But the Pimco team expects mortgage bonds to hold up better than corporate bonds if the economy weakens. That is because the housing market, in their view, has been fortified by increased regulation since the last financial crisis, while corporate bond risks have been rising.
Pimco Income's 5.7 per cent gain in 2019 is more than one percentage point lower than the average return for core bond funds tracking the Bloomberg Barclays US Aggregate Index. The fund has gained 167 per cent since its 2007 start, compared with 68 per cent for the index.
Current issues like the tariff conflict have contributed to bond market unpredictability, but there are other, less obvious problems.
One longer-term structural concern is the possibility that "we are headed in the same direction" as Europe and Japan, says Chris Brightman, chief investment officer at Research Affiliates.
Ageing populations clamouring for bonds, combined with low economic growth, have contributed to a drop in government bond yields in those developed economies into negative territory. Central banks have been unable to stimulate growth and inflation, which would be expected to push bond yields upwards.
The United States is still far from negative nominal rates, but with yields at their current low levels, bond portfolios may not earn enough to keep pace with inflation.
Mr Atteberry at FPA said that even though yields from Treasury bills and other money-market instruments stack up well against longer-term bonds now, piling into Treasury bills will only postpone your problems. "You are paid 1.9 per cent for three months, but what about the next three months, and the three months after that?" And while money managers insist that low-yielding Treasuries are too expensive, Jonathan Guyton, principal at Cornerstone Wealth Advisors in Edina, Minnesota, suggested that people near or in retirement need to remember why they own bonds.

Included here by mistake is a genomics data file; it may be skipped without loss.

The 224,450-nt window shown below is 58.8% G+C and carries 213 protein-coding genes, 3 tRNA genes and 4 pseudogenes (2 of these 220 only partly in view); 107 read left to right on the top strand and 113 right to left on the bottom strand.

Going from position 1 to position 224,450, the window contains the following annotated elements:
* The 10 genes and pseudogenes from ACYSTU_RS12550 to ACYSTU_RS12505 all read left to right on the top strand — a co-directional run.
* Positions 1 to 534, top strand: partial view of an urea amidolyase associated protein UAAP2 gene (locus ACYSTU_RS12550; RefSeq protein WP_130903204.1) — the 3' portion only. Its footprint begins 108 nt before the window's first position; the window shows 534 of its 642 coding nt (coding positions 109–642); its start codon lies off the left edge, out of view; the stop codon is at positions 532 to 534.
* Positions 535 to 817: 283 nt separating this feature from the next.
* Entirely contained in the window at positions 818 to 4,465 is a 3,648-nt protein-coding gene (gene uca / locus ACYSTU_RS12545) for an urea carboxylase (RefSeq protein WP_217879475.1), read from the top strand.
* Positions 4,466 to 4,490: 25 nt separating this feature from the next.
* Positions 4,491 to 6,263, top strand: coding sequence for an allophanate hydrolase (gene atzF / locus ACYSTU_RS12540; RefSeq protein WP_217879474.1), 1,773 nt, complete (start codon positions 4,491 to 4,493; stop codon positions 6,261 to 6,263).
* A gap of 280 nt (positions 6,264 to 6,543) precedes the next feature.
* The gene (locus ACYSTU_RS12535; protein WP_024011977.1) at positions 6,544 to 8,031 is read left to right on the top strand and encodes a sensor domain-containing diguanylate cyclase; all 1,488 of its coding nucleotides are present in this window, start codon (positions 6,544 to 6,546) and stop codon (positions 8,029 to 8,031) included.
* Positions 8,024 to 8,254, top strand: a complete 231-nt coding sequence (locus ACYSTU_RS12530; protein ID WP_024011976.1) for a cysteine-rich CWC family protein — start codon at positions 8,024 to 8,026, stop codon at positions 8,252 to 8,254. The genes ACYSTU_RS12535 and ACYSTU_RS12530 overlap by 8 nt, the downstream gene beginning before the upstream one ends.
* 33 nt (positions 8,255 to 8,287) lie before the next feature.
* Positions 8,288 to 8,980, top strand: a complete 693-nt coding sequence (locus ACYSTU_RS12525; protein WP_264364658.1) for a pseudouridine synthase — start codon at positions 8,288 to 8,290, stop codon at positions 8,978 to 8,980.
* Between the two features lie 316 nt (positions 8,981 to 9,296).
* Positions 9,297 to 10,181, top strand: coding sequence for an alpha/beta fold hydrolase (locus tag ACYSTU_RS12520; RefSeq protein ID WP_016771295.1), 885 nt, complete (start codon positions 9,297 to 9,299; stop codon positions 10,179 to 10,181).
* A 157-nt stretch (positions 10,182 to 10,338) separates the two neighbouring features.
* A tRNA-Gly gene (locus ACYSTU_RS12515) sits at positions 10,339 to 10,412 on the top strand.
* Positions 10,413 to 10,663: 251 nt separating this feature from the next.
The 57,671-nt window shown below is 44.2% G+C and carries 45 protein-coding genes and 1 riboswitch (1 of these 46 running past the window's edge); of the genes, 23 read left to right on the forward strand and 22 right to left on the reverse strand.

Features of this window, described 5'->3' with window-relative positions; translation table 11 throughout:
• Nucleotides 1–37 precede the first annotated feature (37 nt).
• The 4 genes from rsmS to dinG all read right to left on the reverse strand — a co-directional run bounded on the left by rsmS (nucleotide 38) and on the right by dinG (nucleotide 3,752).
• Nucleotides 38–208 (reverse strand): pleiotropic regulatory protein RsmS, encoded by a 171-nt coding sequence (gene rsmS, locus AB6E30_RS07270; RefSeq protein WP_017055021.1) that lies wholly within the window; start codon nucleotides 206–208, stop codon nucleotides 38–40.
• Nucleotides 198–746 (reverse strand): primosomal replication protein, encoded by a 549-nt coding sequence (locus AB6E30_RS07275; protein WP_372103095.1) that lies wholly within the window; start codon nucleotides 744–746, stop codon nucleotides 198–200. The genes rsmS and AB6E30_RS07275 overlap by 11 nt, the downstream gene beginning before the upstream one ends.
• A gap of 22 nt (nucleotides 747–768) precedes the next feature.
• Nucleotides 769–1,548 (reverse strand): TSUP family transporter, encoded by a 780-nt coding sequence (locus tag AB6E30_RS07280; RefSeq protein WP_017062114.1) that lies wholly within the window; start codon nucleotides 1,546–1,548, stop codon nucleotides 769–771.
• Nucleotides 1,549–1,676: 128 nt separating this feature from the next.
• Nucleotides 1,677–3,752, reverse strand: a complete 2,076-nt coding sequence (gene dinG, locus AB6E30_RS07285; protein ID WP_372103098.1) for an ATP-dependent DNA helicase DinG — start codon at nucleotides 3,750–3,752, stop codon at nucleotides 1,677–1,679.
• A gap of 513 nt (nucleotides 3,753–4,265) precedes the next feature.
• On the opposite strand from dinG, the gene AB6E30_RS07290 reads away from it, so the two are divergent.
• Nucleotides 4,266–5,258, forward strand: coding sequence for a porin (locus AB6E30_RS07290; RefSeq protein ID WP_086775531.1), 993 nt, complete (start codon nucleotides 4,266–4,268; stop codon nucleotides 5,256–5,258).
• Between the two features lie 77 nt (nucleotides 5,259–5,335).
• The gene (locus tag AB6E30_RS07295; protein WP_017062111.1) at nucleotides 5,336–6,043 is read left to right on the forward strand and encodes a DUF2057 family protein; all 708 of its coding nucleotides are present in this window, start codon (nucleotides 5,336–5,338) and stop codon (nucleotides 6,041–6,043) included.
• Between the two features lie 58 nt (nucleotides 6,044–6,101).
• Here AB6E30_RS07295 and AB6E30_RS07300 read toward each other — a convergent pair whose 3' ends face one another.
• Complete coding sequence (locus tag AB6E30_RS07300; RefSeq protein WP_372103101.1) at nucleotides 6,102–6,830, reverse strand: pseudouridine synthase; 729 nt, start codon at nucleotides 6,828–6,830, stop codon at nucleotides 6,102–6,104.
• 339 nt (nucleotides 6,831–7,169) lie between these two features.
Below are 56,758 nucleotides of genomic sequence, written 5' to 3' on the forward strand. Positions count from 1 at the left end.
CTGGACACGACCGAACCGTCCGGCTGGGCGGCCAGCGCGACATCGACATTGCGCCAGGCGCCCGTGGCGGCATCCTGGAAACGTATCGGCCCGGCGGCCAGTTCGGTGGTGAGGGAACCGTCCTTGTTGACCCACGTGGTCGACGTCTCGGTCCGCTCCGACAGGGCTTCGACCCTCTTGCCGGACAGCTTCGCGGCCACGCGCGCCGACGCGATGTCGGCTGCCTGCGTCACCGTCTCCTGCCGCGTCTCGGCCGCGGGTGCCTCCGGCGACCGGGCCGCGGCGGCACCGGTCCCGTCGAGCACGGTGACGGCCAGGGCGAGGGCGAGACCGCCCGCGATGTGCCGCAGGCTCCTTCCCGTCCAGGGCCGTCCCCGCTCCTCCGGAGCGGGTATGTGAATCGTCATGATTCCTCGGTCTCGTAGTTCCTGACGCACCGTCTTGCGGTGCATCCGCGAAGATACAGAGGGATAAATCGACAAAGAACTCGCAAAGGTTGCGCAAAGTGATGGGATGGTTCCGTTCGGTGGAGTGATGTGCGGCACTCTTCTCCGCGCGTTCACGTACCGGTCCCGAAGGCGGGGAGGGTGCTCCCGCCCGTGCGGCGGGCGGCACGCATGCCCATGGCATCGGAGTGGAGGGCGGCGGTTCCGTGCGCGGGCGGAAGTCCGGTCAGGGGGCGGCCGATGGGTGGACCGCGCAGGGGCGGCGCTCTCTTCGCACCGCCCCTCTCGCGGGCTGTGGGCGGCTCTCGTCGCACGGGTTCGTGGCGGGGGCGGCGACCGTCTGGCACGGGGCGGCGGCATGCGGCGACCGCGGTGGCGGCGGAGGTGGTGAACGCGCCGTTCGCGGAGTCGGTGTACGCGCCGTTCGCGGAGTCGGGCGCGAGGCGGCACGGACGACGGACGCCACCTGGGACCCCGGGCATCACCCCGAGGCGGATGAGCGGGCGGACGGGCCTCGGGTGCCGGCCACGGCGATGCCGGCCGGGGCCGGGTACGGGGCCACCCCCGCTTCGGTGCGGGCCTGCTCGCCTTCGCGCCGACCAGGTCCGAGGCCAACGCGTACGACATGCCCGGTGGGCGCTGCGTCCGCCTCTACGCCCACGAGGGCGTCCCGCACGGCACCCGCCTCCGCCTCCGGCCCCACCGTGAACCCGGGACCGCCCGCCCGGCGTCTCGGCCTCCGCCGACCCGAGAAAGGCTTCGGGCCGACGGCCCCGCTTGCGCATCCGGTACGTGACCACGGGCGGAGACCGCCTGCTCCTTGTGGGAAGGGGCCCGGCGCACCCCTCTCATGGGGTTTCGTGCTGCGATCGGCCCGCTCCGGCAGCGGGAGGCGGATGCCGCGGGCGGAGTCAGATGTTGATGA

"Yes, we are looking for bonds to contribute some element of return, but what we most need bonds to do is not go down when equities go down," Mr Guyton said. "Treasuries are the most reliable way to do that." Mr Guyton has done research on how much can be safely withdrawn from retirees' portfolios. He has found that withdrawals can start a bit above the traditional 4 per cent safety threshold, assuming retirees have the flexibility to scale back in rough markets and follow certain other rules.
For a safely diversified portfolio, he says, intermediate Treasuries - generally those with a duration of two to 10 years - typically provide the best bond counterweight to falling stocks.
For instance, during the rough market for stocks that ran from early September to late December last year, the Schwab Intermediate-Term US Treasury ETF gained 2.5 per cent compared with 1.2 per cent for the Schwab Short-Term US Treasury ETF. The Schwab US Aggregate Bond ETF gained 1.5 per cent.
If you value the ballast that high-quality bonds provide, holding them still makes sense. But amid expectations of paltry returns, it may be wise to rethink your personal strategy.
"You should consider, at the margin, working a little longer than you planned, saving a little more than you originally thought necessary, and then maybe living a little more frugally in retirement," Mr Brightman at Research Affiliates said.
That may not be upbeat advice. But changing your plan, not your portfolio, could be a smart way of coping with a low-return world. NYTIMES